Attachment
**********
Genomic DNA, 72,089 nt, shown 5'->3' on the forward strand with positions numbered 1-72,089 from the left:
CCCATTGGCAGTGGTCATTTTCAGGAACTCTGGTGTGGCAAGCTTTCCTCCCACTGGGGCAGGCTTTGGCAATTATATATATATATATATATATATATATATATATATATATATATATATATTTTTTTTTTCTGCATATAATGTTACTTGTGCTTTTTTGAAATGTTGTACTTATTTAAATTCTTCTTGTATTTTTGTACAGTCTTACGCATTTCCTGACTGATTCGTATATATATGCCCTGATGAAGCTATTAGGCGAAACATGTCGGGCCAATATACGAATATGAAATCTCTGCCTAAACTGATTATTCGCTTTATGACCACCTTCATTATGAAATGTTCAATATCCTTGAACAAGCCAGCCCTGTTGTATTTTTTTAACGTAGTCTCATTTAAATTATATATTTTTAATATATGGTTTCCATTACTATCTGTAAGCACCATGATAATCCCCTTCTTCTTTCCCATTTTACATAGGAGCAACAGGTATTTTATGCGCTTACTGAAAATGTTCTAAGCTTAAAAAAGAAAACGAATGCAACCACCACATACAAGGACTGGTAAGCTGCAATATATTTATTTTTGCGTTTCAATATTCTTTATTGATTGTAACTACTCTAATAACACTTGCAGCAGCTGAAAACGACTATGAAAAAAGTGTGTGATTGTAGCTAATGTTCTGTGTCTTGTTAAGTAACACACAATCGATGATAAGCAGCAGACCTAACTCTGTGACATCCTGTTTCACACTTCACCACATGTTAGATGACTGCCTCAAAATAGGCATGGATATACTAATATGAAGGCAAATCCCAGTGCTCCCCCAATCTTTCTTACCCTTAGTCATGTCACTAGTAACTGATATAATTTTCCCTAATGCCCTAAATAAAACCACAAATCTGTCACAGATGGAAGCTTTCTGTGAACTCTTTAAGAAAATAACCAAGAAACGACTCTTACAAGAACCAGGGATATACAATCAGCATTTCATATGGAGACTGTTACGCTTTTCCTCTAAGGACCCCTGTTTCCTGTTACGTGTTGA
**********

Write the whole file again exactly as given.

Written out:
Genomic DNA, 72,089 nt, shown 5'->3' on the forward strand with positions numbered 1-72,089 from the left:
CCCATTGGCAGTGGTCATTTTCAGGAACTCTGGTGTGGCAAGCTTTCCTCCCACTGGGGCAGGCTTTGGCAATTATATATATATATATATATATATATATATATATATATATATATATATATTTTTTTTTTCTGCATATAATGTTACTTGTGCTTTTTTGAAATGTTGTACTTATTTAAATTCTTCTTGTATTTTTGTACAGTCTTACGCATTTCCTGACTGATTCGTATATATATGCCCTGATGAAGCTATTAGGCGAAACATGTCGGGCCAATATACGAATATGAAATCTCTGCCTAAACTGATTATTCGCTTTATGACCACCTTCATTATGAAATGTTCAATATCCTTGAACAAGCCAGCCCTGTTGTATTTTTTTAACGTAGTCTCATTTAAATTATATATTTTTAATATATGGTTTCCATTACTATCTGTAAGCACCATGATAATCCCCTTCTTCTTTCCCATTTTACATAGGAGCAACAGGTATTTTATGCGCTTACTGAAAATGTTCTAAGCTTAAAAAAGAAAACGAATGCAACCACCACATACAAGGACTGGTAAGCTGCAATATATTTATTTTTGCGTTTCAATATTCTTTATTGATTGTAACTACTCTAATAACACTTGCAGCAGCTGAAAACGACTATGAAAAAAGTGTGTGATTGTAGCTAATGTTCTGTGTCTTGTTAAGTAACACACAATCGATGATAAGCAGCAGACCTAACTCTGTGACATCCTGTTTCACACTTCACCACATGTTAGATGACTGCCTCAAAATAGGCATGGATATACTAATATGAAGGCAAATCCCAGTGCTCCCCCAATCTTTCTTACCCTTAGTCATGTCACTAGTAACTGATATAATTTTCCCTAATGCCCTAAATAAAACCACAAATCTGTCACAGATGGAAGCTTTCTGTGAACTCTTTAAGAAAATAACCAAGAAACGACTCTTACAAGAACCAGGGATATACAATCAGCATTTCATATGGAGACTGTTACGCTTTTCCTCTAAGGACCCCTGTTTCCTGTTACGTGTTGA